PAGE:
What’s happening related to the 150th anniversary of the BoF?
Browse previous posts
Kraig McNutt is the author and publisher of this blog. He has been blogging on Franklin for over five years and on the Civil War in general since 1995. Email him.
Don’t miss these recent posts
- 2nd Michigan Cav played a key role at Franklin
- 3rd Miss color bearer dies of wounds at Franklin
- Civil War Pen and Watercolor Drawing of Plantation House that Served as General Ruger’s Headquarters at the Battle of Franklin, Tennessee sells at auction for just $646.00
- Original 59th Illinois frock coat worn at Franklin-Nashville goes for over $5,200.00 at auction
- A Fundraising Event for Battlefield Preservation
Most searched for terms on this blog
Learn about McGavock Confederate Cemetery
|Don Treichler on 8th Iowa cavalry boys fought t…|
|James Scott on What is wrong with this pictur…|
|Robert on 8th Iowa cavalry boys fought t…|
|Mike Woods on New book on Gen Jacob Cox…|
|Mike Klinger on Battle of Franklin blog coming…|
- 'Battle of Franklin' hits big screen for anniversary - The Tennessean
- Battle of Franklin Re-Enactment Set For Nov. 15-16 - The Chattanoogan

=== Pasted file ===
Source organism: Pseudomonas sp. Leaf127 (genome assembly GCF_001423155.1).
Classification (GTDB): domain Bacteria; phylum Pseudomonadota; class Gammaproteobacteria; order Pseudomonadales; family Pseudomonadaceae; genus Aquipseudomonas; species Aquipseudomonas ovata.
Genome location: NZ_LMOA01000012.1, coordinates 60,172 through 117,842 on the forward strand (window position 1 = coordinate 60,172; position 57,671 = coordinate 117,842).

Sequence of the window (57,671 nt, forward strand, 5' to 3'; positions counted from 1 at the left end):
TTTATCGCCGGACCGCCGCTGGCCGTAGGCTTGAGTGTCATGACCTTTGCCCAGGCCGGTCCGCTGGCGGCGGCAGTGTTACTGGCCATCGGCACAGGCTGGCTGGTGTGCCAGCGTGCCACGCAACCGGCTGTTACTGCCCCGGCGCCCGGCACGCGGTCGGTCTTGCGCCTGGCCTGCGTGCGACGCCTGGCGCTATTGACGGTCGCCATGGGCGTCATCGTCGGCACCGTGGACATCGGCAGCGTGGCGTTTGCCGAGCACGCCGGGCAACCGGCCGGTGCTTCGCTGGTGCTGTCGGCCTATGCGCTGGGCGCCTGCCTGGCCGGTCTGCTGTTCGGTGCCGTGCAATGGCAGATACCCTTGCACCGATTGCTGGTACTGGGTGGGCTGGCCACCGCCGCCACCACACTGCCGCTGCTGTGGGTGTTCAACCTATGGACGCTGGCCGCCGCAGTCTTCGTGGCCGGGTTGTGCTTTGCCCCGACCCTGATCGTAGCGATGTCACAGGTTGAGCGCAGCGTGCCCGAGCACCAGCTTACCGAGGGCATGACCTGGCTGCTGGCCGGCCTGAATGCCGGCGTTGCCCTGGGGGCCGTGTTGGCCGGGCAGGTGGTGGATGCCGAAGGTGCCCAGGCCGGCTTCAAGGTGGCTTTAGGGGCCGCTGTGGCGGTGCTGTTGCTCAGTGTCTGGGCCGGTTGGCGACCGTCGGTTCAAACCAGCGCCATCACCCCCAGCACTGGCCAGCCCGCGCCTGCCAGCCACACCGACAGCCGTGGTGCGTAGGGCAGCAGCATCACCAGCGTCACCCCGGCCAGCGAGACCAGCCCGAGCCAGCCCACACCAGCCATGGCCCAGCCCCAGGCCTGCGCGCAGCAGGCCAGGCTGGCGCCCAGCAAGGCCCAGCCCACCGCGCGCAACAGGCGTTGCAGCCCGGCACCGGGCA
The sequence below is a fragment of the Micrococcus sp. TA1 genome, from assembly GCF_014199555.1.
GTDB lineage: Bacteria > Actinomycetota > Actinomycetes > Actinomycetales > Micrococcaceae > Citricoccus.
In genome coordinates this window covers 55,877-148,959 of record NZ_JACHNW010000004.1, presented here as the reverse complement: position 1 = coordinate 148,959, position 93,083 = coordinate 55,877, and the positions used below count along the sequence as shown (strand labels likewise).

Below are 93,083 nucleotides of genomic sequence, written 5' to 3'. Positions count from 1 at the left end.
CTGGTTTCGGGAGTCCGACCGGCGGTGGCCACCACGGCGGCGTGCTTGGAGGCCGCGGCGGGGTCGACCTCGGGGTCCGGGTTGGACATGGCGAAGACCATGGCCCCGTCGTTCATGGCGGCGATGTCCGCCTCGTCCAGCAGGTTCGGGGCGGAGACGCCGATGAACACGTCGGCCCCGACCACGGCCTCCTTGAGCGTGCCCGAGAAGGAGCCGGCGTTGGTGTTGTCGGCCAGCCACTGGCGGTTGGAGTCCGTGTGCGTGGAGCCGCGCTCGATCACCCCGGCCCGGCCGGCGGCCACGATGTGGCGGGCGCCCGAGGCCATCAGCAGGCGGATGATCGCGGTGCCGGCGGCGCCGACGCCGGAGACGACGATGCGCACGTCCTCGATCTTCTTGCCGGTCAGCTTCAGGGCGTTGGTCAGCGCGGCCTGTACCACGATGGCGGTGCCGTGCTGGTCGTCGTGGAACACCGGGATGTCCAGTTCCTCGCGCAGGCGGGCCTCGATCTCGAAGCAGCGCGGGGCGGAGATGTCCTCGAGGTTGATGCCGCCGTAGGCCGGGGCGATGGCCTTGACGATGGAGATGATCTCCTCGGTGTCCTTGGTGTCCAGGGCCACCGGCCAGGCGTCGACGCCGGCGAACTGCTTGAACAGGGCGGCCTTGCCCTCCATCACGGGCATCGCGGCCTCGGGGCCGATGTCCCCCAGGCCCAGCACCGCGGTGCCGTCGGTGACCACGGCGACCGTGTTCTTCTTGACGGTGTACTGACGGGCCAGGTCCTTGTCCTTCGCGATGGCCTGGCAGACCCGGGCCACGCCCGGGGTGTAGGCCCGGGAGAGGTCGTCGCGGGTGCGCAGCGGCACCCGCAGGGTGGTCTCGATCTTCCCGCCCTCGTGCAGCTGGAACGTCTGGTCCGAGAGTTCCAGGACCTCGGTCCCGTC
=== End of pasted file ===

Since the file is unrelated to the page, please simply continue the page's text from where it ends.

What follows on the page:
- Battle of Franklin sesquicentennial events set to unfold - The Tennessean
- Revisit the Civil War's Battle of Franklin - Washington Times
- Historian's Dinner will benefit preservation efforts - The Tennessean
- What Can Modern Day Business Leaders Learn From Confederate Failures At ... - WPLN (blog)
- A Small-Town Gem Near Nashville - New York Times
- Group aims to raise $150K in 3 hours for Civil War park - The Tennessean
- Franklin writer launches Battlefield Bourbon - Nashville Business Journal
- Library events across the county (Oct. 22-Oct. 28) - The Tennessean
- 472,500 hits
Summary of the Battle of Franklin
The Battle of Franklin was fought on November 30, 1864 in Franklin, Tennessee; in Williamson County. John Bell Hood's Army of Tennessee (around 33,000 men) faced off with John M. Schofield's Army of the Ohio and the Cumberland (around 30,000 men). Often cited as "the bloodiest five hours" during the American Civil War, the Confederates lost between 6,500 - 7,500 men, with 1,750 dead. The Federals lost around 2,000 - 2,500 men, with just 250 or less killed. Hood lost 30,000 men in just six months (from July 1864 until December 15). The Battle of Franklin was fought mostly at night. Several Confederate Generals were killed, including Patrick Cleburne, and the Rebels also lost 50% of their field commanders. Hood would limp into Nashville two weeks later before suffering his final defeat before retreating to Pulaski in mid December. Hundreds of wounded Confederate soldiers were taken to the John and Carrie McGavock home - Carnton - after the battle. She became known as the Widow of the South. The McGavock's eventually donated two acres to inter the Confederate dead. Almost 1,500 Rebel soldiers are buried in McGavock Confederate Cemetery, just in view of the Carnton house.
Make sure to check-out the Google Map of the Franklin Civil War Guide.